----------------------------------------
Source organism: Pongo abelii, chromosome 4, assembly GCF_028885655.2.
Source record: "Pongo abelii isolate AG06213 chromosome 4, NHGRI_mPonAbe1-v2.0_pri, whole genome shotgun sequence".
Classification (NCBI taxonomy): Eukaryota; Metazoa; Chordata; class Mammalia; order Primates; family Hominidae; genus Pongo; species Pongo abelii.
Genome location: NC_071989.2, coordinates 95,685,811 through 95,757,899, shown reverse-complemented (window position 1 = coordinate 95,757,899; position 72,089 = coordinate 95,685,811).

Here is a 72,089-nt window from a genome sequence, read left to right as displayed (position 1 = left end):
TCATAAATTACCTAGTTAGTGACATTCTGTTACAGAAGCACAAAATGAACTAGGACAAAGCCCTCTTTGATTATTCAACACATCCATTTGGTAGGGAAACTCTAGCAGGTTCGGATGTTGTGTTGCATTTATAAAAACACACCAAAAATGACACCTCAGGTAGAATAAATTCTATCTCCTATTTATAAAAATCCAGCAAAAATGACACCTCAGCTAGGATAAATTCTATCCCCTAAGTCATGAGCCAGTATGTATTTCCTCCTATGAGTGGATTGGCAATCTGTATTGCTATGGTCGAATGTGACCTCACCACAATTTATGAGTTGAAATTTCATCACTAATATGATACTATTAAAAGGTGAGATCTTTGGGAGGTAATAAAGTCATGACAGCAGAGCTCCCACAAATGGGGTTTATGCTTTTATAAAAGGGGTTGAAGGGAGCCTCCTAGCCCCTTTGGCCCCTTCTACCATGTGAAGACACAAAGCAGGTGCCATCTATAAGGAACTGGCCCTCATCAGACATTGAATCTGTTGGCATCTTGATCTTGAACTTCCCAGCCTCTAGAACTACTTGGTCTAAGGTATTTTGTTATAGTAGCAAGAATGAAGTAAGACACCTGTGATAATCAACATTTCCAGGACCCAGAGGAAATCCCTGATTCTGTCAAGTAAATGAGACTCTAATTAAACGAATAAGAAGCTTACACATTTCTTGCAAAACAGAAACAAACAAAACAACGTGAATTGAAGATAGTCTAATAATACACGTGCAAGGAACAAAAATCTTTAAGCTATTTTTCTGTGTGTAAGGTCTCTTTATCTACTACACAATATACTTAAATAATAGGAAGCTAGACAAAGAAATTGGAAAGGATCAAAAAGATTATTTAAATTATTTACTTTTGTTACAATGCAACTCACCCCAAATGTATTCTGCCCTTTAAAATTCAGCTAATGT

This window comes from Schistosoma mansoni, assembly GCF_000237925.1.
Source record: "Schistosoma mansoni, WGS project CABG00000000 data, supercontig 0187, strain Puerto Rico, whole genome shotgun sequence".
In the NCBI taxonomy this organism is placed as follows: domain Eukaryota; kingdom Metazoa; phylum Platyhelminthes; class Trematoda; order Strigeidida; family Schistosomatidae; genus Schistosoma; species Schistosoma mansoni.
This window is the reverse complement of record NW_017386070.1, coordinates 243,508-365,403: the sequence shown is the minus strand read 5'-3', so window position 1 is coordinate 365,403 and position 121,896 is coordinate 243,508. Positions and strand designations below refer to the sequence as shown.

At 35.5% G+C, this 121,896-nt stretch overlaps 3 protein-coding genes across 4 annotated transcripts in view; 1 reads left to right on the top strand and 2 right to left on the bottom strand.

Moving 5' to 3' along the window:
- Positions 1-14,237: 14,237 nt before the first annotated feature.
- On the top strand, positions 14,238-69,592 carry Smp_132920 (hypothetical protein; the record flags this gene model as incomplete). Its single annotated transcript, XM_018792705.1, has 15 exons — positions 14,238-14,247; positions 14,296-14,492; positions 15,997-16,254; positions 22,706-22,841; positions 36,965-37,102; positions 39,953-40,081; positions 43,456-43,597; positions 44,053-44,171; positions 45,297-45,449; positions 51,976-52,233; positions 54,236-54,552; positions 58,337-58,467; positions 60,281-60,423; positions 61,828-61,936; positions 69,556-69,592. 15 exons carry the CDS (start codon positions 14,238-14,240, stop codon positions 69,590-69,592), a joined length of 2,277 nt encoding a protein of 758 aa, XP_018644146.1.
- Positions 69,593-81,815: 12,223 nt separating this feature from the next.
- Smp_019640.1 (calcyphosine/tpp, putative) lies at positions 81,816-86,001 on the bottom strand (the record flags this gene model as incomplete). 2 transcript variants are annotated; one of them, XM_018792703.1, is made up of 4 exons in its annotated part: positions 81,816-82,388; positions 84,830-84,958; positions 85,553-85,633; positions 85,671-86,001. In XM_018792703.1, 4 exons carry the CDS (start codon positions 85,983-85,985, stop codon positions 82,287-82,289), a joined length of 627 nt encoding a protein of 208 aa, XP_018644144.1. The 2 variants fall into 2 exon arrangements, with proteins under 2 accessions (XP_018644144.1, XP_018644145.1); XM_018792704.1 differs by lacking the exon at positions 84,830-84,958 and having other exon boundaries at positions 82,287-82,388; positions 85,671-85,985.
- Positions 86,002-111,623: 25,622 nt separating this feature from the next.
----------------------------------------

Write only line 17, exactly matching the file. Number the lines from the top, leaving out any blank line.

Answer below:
- Positions 86,002-111,623: 25,622 nt separating this feature from the next.